More than knowing your legal rights, Elliott advises to keep records during any airfare dispute. Applications for a refund are available on most airline websites and are a good place to start a paper trail during the refund process.

“Keep a record of the transactions,” said Elliott. “If there’s a long time between communications with the airline, you can go back and prove prior communications if you need to. If that doesn’t work you’d go to the DOT.”

Elliott said that if you can get a member of the DOT to side with your complaint in a refund issue, the DOT will send out a letter to the airline, who will then usually comply.

A last-ditch effort for those really intent on a refund is small claims court for directly challenging a non-relenting airline or applying for a refund through the credit card used to book the tickets. 

Refund or Voucher?

More often than not, once you get the airline to agree to a refund you'll get offered a voucher, good for future travel with the airline, instead of a cash or credit refund.

“I would always start by asking for a refund,” said Elliott. “Real money is always better than ‘airline funny money.’ They can put limits on it [the voucher], and real money in your bank account is always better.”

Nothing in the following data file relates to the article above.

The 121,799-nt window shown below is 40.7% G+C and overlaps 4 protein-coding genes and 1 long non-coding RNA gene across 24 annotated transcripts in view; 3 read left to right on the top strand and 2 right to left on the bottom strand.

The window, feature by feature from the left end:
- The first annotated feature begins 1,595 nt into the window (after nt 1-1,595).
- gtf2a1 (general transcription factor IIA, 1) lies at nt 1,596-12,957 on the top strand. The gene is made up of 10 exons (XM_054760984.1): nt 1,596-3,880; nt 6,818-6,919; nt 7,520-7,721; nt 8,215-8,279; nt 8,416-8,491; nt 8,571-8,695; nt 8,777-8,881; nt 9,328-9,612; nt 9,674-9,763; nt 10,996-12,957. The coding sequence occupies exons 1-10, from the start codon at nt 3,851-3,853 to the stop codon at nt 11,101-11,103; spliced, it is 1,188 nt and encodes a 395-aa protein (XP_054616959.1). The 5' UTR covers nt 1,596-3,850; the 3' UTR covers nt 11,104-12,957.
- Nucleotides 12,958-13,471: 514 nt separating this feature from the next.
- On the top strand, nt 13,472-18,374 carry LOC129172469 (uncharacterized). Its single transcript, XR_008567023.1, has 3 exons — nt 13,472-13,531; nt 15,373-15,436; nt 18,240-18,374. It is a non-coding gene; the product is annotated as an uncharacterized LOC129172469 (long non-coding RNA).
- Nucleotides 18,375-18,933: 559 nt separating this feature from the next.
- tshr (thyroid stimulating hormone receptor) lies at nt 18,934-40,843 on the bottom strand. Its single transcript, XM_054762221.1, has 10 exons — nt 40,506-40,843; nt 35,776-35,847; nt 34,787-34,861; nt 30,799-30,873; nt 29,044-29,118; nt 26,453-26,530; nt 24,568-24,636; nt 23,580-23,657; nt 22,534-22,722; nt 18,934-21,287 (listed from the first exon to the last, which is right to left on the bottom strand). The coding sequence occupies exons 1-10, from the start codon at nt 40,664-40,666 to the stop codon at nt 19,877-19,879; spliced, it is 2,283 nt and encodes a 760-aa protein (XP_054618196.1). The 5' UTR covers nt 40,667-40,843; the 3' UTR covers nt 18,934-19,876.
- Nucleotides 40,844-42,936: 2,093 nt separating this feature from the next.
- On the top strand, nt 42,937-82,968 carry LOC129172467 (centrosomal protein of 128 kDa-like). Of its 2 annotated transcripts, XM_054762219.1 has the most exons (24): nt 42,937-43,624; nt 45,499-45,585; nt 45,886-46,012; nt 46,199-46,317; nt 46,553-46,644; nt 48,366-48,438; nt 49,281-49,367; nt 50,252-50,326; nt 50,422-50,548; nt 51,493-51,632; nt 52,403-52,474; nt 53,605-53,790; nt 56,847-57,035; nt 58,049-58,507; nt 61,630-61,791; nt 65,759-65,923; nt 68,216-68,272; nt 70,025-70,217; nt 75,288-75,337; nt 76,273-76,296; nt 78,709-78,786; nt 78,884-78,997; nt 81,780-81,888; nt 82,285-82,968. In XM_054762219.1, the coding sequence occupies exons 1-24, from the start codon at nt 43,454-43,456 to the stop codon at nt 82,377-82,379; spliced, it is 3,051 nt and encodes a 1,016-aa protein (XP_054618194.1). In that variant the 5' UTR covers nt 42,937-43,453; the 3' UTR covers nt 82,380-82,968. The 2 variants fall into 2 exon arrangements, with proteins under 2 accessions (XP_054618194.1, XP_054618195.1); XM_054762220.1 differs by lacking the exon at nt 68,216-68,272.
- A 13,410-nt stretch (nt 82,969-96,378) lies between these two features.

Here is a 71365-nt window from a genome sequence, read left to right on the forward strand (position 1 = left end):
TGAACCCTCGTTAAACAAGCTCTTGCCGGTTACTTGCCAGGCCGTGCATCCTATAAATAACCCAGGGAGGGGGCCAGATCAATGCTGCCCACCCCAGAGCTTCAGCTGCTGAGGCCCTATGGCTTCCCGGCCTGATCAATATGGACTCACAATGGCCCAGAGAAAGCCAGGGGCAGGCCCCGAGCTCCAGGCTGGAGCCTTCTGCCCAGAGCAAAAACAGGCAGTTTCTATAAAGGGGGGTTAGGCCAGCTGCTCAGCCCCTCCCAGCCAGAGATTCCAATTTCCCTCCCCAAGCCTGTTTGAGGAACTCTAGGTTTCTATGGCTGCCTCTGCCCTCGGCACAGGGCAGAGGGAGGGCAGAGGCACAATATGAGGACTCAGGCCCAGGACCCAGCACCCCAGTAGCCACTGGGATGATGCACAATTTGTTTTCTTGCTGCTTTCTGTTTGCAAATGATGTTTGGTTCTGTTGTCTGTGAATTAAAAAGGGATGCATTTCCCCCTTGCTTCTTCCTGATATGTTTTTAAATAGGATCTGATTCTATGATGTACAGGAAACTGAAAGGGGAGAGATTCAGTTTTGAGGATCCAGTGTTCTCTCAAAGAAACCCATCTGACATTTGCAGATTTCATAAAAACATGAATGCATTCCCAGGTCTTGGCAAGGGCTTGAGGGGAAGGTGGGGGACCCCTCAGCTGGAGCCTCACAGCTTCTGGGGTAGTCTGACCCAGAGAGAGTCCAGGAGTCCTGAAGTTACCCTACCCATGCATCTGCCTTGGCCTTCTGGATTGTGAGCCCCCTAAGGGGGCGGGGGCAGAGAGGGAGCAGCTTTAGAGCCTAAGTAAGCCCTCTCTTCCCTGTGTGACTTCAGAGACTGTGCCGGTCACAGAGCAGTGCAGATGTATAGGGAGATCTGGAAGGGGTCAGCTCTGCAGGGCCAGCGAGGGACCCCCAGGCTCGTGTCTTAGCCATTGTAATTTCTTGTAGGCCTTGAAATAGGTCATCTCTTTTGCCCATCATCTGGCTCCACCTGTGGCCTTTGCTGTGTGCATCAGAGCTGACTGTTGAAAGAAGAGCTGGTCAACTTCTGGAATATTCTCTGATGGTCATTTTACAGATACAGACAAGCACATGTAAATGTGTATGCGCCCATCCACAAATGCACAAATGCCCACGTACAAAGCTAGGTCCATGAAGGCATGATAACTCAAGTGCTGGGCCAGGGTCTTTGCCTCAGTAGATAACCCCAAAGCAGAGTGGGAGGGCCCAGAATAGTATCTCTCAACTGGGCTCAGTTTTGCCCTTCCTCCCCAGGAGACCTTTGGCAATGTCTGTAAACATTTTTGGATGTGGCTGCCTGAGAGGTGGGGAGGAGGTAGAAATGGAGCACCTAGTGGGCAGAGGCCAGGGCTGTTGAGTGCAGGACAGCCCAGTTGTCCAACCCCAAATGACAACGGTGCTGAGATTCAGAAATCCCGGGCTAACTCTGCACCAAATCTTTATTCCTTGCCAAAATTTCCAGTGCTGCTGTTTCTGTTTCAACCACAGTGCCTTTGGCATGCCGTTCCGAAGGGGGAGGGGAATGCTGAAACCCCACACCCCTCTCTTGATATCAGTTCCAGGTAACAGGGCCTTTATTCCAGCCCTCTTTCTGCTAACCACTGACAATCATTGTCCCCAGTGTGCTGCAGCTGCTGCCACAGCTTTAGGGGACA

On a positive note, Elliott said that if you do your homework and read the contract of carriage sometimes taking a voucher isn’t always bad. The case of involuntary denied boarding versus voluntary denied boarding is an example. 

An involuntarily denied boarding is when an airline has overbooked a flight and shifts you to the next available flight. You can receive a voucher or a refund on your airfare when this happens depending on the contract of carriage. A voluntarily denied boarding occurs when the airline asks for volunteers at the gate to forgo boarding the flight in exchange for a voucher for a later flight or future travel.

Some airlines won't refund voluntarily denied boarding or will argue against a refund.

“Even thought the person at the gate will tell you one thing you still need to verify it,” said Elliott. “Not in an aggressive way though. Step back, look up the rule on your smartphone and then, when you know that taking the voucher is the right thing for you, get back in line and ask for the voucher.”

Sometimes vouchers can be the best option but Elliott warned against jumping for a voucher too quickly.

“Once you’ve accepted a voucher," said Elliott, "you give up your right to do anything; to take the airline to court or to complain to the DOT.”